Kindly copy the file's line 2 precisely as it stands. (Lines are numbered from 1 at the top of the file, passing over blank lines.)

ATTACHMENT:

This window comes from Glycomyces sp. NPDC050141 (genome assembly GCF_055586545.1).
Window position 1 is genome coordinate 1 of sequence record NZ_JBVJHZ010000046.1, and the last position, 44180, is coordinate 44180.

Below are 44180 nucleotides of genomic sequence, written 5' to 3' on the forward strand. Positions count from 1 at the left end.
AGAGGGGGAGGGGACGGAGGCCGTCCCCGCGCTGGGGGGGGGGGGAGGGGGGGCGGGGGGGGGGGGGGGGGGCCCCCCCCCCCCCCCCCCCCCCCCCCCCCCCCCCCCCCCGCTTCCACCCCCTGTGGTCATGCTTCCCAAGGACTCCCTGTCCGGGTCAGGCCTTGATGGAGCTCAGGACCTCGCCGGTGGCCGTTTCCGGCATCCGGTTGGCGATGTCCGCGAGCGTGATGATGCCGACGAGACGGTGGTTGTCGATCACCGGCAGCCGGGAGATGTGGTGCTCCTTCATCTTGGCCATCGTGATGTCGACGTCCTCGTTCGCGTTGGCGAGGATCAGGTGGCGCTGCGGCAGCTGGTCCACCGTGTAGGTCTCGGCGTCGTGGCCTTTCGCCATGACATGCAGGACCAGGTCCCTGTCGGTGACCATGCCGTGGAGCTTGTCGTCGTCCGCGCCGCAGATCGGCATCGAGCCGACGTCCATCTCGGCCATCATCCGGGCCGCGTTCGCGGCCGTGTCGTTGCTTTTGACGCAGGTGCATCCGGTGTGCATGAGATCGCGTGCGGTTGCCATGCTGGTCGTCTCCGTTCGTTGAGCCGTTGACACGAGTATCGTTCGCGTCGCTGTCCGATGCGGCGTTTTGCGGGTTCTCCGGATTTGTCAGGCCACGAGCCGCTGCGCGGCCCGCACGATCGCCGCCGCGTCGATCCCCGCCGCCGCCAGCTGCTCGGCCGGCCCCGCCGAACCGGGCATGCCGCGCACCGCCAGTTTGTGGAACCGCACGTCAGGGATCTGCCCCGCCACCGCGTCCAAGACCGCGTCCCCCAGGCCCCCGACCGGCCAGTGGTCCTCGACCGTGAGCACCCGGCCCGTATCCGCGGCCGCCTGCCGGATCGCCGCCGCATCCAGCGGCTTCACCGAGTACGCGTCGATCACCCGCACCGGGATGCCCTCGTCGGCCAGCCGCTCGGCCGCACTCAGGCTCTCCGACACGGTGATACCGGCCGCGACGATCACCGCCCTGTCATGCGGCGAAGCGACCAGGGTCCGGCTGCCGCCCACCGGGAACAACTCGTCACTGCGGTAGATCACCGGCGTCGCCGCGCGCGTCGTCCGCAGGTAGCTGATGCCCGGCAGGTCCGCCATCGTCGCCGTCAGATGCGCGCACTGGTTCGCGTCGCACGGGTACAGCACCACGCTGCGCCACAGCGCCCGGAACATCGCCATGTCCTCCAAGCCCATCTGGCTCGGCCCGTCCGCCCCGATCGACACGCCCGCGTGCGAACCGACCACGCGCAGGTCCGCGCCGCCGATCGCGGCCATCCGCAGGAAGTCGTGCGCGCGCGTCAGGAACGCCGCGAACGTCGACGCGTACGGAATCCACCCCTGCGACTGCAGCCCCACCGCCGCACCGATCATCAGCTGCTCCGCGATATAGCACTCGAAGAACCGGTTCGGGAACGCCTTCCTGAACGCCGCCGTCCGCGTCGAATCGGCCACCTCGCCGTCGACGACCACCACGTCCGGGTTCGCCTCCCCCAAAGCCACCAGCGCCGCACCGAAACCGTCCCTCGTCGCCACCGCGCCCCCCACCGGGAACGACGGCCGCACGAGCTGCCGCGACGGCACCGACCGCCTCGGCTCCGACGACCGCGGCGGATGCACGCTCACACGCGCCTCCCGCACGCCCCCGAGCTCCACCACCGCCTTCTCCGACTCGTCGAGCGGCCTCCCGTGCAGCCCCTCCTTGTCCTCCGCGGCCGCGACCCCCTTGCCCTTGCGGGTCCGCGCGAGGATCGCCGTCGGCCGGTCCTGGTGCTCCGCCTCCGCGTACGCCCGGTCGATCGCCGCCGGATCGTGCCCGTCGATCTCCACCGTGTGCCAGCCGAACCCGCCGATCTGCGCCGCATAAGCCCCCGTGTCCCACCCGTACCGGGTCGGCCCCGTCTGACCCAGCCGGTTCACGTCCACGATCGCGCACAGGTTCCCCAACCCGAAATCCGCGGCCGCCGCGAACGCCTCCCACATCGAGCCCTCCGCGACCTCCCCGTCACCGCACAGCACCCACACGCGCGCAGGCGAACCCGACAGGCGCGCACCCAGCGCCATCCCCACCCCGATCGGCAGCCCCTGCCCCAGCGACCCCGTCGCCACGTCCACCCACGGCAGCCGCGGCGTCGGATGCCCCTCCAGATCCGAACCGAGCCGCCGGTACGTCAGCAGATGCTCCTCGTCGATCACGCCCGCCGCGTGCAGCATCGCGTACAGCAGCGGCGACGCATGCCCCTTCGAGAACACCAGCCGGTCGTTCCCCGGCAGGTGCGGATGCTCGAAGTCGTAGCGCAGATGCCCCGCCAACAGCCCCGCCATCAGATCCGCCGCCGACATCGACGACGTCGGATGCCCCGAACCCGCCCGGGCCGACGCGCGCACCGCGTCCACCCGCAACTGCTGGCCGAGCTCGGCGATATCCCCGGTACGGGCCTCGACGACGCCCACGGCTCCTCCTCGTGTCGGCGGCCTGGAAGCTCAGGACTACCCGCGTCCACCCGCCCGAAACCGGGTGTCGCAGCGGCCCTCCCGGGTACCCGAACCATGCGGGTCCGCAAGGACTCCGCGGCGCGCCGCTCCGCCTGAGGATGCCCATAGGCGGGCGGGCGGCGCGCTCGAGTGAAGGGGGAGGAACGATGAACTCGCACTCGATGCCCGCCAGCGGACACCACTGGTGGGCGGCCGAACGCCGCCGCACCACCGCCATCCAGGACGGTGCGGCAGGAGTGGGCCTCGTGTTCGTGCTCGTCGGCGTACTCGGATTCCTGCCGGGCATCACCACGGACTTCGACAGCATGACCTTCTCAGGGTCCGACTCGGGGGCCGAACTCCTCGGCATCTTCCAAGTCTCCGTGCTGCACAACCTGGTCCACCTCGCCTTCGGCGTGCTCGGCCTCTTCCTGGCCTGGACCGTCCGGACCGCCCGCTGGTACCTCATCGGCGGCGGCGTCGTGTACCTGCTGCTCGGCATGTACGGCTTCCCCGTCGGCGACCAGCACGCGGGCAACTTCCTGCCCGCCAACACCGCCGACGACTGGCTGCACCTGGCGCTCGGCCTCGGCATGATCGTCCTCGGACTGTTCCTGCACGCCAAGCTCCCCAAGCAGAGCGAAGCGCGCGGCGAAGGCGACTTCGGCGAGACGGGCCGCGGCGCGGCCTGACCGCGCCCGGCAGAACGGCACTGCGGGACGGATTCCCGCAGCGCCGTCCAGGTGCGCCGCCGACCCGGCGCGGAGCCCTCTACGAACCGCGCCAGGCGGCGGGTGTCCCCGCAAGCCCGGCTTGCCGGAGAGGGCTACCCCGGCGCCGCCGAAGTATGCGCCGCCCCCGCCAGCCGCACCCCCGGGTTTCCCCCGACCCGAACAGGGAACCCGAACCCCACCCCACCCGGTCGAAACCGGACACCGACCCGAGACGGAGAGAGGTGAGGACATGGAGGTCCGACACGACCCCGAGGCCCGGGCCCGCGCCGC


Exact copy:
Window position 1 is genome coordinate 1 of sequence record NZ_JBVJHZ010000046.1, and the last position, 44180, is coordinate 44180.